Spinal sufentanil superior to fentanyl for postcaesarean analgesia
ESRA Academy. Pitkanen M. Mar 7, 2017; 170351
Mikko Pitkanen
Mikko Pitkanen
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This is another study comparing the effects of intrathecal fentanyl and sufentanil in anaesthesia and analgesia for Caesarean section. There were three groups (fentanyl 25 μg, sufentanil 2.5 and 5 μg). The sample size (3 x 60 patients) was large enough to provide statistical significance. The results are in agreement with earlier results (1,2) (references 6 and 8 in the manuscript) where intrathecal sufentanil (2.5 or 5 μg) produced longer duration of analgesia after Caesarean section compared to intrathecal fentanyl (5–10 μg). In the present study the same result was obtained despite the use of a higher dose of fentanyl.
The duration of effective analgesia (time to start of patient-controlled intravenous analgesia, PCIA) was 30–40 minutes longer in the sufentanil groups. The difference between the groups was greater if the time to VAS > 4 was compared (300, 420 and 600 minutes).
The patients in sufentanil groups had a better pain relief but the frequency of side-effects (pruritus, nausea and hypotension) was not increased.
The older studies compared sufentanil, fentanyl and placebo, but here no placebo group was used. The present study would have been more valuable if a placebo group had been included. Interestingly, the authors report three errors of programming of PCIA morphine pump 3/180 (1.7%) and do not find this a problem. In my opinion, PCIA error in one patient out of 60 should be considered seriously.
In conclusion, this study supports the earlier studies where intrathecal sufentanil is superior to intrathecal fentanyl in postoperative pain relief after Caesarean section.

1. Dahlgren G, Hultstrand C, Jakobsson J, Norman M, Eriksson EW, Martin H. Intrathecal sufentanil, fentanyl, or placebo added to bupivacaine for cesarean section. Anesth Analg 1997; 85: 1288–93
2. Meininger D, Byhahn C, Kessler P, Nordmeyer J, Alparslan Y, Hall BA, Bremerich DH. Intrathecal fentanyl, sufentanil, or placebo combined with hyperbaric mepivacaine 2% for parturients undergoing elective cesarean delivery. Anesth Analg 2003; 96: 852–8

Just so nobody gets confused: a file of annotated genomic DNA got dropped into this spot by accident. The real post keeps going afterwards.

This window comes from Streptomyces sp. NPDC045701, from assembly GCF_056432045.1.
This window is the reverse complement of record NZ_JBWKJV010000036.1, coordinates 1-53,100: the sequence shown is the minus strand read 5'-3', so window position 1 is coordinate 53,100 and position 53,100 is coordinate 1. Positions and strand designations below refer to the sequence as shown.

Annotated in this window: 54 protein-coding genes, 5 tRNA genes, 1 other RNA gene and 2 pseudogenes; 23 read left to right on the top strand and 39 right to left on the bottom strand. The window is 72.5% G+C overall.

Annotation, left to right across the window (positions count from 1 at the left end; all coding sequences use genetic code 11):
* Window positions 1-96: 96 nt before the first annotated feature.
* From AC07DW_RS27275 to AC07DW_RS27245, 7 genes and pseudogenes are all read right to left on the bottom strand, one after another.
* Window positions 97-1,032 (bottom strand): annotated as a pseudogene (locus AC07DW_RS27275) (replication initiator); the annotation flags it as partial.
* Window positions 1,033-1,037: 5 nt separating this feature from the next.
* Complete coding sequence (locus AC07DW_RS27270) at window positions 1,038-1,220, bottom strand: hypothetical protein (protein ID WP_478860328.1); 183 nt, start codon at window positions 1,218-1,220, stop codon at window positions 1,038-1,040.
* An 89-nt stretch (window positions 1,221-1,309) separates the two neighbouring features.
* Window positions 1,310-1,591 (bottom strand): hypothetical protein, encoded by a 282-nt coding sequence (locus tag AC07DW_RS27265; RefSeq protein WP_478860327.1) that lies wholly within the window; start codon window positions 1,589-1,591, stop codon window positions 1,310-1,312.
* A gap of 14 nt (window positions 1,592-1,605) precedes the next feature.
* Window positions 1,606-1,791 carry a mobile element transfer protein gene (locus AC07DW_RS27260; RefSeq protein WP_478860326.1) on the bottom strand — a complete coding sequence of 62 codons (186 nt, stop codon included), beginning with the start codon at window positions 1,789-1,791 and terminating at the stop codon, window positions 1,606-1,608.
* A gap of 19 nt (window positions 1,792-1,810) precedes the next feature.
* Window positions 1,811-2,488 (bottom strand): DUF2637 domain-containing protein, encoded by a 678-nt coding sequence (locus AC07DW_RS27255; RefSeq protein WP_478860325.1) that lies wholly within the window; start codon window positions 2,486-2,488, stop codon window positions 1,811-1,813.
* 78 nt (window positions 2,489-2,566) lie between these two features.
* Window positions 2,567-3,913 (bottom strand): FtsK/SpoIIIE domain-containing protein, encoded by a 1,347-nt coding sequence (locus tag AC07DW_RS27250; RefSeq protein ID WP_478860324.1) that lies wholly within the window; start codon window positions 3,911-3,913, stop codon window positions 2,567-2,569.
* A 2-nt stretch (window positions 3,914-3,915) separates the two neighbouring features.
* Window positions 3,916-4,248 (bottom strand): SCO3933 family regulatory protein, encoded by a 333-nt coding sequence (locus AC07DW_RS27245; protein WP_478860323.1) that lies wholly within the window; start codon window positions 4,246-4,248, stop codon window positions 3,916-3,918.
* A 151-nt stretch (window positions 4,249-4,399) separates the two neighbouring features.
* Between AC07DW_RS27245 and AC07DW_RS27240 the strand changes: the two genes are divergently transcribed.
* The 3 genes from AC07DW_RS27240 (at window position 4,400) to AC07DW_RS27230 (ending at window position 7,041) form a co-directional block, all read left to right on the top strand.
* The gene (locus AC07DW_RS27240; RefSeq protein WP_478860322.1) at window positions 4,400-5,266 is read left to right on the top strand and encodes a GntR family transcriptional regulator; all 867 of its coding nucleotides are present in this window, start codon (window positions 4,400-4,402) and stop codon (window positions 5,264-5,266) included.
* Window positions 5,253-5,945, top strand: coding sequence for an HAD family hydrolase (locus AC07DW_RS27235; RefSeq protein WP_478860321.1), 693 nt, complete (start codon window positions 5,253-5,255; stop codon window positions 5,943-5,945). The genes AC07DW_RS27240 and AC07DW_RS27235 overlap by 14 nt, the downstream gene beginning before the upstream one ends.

Fentanyl and sufentanil are the most commonly administered intrathecal lipophilic opioids worldwide, although their relative efficacy when given by this route is not well characterised. The primary endpoint of this prospective, randomised, double-blind study was to compare effective analgesia duration of intrathecal administered fentanyl 25 μg and sufentanil 2.5 or 5 μg, Second endpoints were to compare post-operative morphine consumption and incidence of side effects between these opioids dosages.


After IRB approval, 180 full-term parturients undergoing elective Caesarean section were randomly allocated into three groups, according to the opioid added to 10 mg intrathecal hyperbaric bupivacaine: fentanyl 25 μg, sufentanil 2.5 μg or sufentanil 5 μg. Total effective analgesia was defined as time from spinal injection (T0) to first IV morphine requirement (T1) administered with a patient controlled intravenous pump. Statistical data analysis included non-parametric tests and chi-squared. A P value < 0.05 was considered statistically significant. Data are presented as median [interquartile ranges 25-75].


Duration of analgesia was significantly longer with sufentanil 2.5 μg (214 min [189-251]) and 5 μg (236 min [190-372]) compared to fentanyl 25 μg (187 min [151-230]) (P < 0.01). Morphine consumption at T1 + 4 h was lower in the sufentanil groups (6 mg [3-9] and 6 mg [2-10]) than in the fentanyl group (9 mg [5-13]) (P < 0.01). Incidence of adverse effects was not different between groups.


In the conditions of our study, sufentanil 5 μg was the opioid of choice, associated with the best quality of anaesthesia without increased incidence of side effects.

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